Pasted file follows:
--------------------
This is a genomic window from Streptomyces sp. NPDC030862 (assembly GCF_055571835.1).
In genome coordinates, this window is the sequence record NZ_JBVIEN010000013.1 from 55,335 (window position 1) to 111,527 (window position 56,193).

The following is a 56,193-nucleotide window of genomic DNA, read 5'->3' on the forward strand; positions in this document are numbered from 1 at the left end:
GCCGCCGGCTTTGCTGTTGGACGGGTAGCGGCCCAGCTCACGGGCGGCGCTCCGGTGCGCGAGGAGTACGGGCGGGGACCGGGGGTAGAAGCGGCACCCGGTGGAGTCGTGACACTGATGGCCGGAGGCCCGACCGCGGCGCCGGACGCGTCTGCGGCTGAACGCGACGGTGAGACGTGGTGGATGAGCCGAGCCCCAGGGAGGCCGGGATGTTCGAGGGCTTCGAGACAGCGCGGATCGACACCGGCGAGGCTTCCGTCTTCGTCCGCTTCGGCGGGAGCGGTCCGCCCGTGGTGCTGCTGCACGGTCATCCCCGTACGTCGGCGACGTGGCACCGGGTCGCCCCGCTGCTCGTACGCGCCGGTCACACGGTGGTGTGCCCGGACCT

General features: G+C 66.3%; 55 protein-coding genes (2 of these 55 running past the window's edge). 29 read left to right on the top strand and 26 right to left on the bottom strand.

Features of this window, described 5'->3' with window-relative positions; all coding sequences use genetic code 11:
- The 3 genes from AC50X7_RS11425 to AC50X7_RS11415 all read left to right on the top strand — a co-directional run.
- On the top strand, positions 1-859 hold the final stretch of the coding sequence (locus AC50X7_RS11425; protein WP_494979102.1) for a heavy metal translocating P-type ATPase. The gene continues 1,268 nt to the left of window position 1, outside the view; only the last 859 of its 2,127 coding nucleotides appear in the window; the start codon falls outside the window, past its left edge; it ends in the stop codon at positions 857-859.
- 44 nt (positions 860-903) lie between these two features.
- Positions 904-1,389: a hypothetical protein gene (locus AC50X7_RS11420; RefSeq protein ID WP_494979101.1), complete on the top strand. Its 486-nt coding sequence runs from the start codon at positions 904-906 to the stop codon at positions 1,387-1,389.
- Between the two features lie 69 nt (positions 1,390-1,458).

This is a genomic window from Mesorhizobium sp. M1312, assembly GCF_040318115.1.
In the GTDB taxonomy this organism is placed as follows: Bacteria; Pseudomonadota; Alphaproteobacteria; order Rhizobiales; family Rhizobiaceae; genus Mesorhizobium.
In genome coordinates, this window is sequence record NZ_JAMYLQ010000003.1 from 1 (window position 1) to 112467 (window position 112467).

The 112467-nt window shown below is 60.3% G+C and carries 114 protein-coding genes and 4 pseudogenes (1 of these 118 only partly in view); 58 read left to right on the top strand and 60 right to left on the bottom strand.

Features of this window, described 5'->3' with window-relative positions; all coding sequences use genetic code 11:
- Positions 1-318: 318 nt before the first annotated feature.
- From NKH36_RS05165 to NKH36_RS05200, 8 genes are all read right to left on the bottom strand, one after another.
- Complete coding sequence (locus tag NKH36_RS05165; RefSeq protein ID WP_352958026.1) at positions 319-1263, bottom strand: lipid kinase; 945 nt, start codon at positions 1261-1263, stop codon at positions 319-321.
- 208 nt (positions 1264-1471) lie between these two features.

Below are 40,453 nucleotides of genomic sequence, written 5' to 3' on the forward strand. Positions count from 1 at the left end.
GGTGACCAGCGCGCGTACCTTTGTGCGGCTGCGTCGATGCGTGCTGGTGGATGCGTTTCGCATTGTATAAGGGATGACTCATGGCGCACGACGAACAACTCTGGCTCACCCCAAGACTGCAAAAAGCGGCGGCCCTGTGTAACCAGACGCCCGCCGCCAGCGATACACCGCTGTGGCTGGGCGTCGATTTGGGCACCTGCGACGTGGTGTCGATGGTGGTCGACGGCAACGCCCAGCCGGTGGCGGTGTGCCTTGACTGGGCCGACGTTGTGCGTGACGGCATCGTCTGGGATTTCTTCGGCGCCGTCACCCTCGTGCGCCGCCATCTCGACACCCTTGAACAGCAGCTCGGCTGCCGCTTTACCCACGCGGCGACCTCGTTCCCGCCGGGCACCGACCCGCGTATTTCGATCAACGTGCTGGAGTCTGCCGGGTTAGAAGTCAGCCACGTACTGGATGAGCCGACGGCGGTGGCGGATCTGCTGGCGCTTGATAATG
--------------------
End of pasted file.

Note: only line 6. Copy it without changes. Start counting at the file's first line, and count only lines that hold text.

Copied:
Features of this window, described 5'->3' with window-relative positions; all coding sequences use genetic code 11: